Personal information for nearly 13,000 patients at healthcare facilities in North and South Carolina was put in jeopardy in two separate laptop thefts announced last week. The thefts are the latest in a string of potential patient data breaches announced in recent weeks.
In Burlington, N.C., more than 5,300 past and present patients at Hospice Palliative Care of Alamance Caswell and LifePath Home Health were notified last week that their information may have been compromised following a Feb. 24 burglary, WFMY News 2 reported. Three laptops containing some unencrypted patient information in emails were stolen, in addition to empty needles and syringes and other miscellaneous items.
Two suspects have been arrested in relation to the thefts. Facility officials told WFMY that while, to their knowledge, the thieves had not tampered with the laptops, they are offering a year's worth of free credit monitoring to anyone potentially impacted.
"We will do all we can to work with our patients or their loved ones whose personal information may have been compromised and help them work through the process," Peter Barcus, executive director of Hospice of Alamance Caswell, said in a statement.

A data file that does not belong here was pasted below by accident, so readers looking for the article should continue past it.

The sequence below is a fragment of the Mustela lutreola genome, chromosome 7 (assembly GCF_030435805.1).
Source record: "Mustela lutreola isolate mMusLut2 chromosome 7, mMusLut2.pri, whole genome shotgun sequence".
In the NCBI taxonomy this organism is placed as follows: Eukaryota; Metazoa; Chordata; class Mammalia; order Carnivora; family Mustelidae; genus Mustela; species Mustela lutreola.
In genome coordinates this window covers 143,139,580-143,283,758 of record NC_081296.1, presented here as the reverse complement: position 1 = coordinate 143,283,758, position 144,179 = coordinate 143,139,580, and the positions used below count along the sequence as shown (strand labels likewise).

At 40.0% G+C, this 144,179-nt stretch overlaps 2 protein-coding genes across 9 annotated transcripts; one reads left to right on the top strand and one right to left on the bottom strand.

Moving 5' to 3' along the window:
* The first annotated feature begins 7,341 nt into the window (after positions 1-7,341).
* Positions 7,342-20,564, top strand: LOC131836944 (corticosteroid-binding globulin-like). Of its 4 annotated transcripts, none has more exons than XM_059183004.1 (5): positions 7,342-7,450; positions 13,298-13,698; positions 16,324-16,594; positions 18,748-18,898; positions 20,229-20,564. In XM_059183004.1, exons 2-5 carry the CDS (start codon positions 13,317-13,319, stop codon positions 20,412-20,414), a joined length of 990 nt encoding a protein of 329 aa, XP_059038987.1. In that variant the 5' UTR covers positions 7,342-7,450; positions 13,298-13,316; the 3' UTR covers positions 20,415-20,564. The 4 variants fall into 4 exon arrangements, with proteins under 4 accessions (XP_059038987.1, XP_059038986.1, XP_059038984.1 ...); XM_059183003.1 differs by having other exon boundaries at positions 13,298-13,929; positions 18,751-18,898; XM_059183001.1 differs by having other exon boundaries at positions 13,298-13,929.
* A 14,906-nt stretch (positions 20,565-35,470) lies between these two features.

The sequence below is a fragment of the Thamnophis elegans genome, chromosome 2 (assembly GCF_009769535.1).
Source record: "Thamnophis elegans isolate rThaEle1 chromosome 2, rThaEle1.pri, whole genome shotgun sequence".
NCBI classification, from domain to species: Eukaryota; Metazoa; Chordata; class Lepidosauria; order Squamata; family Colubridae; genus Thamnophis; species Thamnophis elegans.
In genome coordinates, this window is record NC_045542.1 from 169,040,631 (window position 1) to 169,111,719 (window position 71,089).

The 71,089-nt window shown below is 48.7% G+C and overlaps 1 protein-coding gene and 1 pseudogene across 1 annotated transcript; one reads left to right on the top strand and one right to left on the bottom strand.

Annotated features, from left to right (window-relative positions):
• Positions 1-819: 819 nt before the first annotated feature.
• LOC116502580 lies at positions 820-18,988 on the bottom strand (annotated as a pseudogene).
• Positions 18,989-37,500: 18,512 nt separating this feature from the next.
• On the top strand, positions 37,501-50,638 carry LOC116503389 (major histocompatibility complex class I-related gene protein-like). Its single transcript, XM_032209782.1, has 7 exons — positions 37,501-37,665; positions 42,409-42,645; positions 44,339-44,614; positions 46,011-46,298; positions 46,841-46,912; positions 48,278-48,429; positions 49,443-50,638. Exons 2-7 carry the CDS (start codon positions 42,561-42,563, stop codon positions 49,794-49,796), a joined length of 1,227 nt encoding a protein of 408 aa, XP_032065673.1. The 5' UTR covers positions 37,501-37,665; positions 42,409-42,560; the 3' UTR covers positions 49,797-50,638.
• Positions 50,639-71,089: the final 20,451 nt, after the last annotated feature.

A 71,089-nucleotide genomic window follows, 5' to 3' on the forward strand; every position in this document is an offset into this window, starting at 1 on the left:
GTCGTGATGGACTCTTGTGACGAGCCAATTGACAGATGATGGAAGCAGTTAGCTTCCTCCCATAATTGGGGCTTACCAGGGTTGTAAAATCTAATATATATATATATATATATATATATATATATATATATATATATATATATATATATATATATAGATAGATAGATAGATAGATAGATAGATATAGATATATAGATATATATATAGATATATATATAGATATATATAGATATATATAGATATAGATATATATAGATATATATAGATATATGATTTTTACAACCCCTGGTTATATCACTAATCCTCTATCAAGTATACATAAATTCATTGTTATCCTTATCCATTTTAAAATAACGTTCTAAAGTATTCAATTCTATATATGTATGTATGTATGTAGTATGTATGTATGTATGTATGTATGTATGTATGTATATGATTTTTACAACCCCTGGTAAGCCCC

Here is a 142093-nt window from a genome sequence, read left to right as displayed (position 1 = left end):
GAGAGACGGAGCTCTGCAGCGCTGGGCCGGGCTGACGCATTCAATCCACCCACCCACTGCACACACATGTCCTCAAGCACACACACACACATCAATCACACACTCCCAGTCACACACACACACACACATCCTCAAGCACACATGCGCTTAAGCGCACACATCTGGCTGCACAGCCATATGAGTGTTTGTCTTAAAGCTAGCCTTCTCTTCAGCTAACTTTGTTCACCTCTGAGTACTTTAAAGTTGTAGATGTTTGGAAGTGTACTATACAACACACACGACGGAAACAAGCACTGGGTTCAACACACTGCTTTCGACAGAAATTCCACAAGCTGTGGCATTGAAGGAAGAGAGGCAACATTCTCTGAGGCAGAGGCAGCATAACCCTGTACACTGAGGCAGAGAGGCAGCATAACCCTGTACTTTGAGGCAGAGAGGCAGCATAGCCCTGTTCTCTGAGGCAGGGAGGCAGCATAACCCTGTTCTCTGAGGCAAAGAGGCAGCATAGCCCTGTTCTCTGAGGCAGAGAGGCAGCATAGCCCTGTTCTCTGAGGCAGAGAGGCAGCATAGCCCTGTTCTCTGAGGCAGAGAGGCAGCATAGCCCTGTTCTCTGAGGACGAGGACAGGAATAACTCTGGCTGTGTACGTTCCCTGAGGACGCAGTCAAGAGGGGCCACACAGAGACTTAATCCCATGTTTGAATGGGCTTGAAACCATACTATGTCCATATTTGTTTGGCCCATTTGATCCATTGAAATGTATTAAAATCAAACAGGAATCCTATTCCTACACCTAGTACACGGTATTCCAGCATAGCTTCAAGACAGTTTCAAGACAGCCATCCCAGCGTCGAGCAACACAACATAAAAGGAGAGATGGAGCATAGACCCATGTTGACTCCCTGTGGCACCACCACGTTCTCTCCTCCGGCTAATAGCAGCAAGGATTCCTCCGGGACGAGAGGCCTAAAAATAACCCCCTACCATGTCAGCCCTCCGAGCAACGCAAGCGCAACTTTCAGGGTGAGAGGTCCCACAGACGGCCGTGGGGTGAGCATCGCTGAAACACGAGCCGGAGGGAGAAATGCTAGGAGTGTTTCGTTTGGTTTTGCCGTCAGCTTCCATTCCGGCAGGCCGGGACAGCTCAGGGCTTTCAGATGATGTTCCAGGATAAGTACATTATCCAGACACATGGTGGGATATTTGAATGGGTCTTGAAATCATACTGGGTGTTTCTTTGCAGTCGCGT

Meanwhile, in Columbia, S.C., officials at William Jennings Bryan Dorn VA Medical Center have contacted more than 7,400 veterans whose information was on a laptop stolen from the facility on February 11, WIS reported. Personal information, including names, birth dates and partial Social Security numbers, were among the data stolen.
So far, the laptop has not been found. The VA is offering victims one year of free credit monitoring via Equifax Credit Watch, and suggested that they place a fraud alert on their other credit scores (Experian and TransUnion).
"Any time a veteran's personal information may be compromised, we take the matter very seriously," Rebecca Wiley, medical center director, said, according to WIS. "We are reaching out to each veteran who may have been impacted."
Last week, the Washington State Department of Social and Health Services announced that a laptop containing protected health information for 652 of its clients had been stolen and then recovered within a 10-day span in Gig Harbor, Wash.
And in March, officials at the University of Mississippi Medical Center announced that a shared password-protected laptop recently went missing.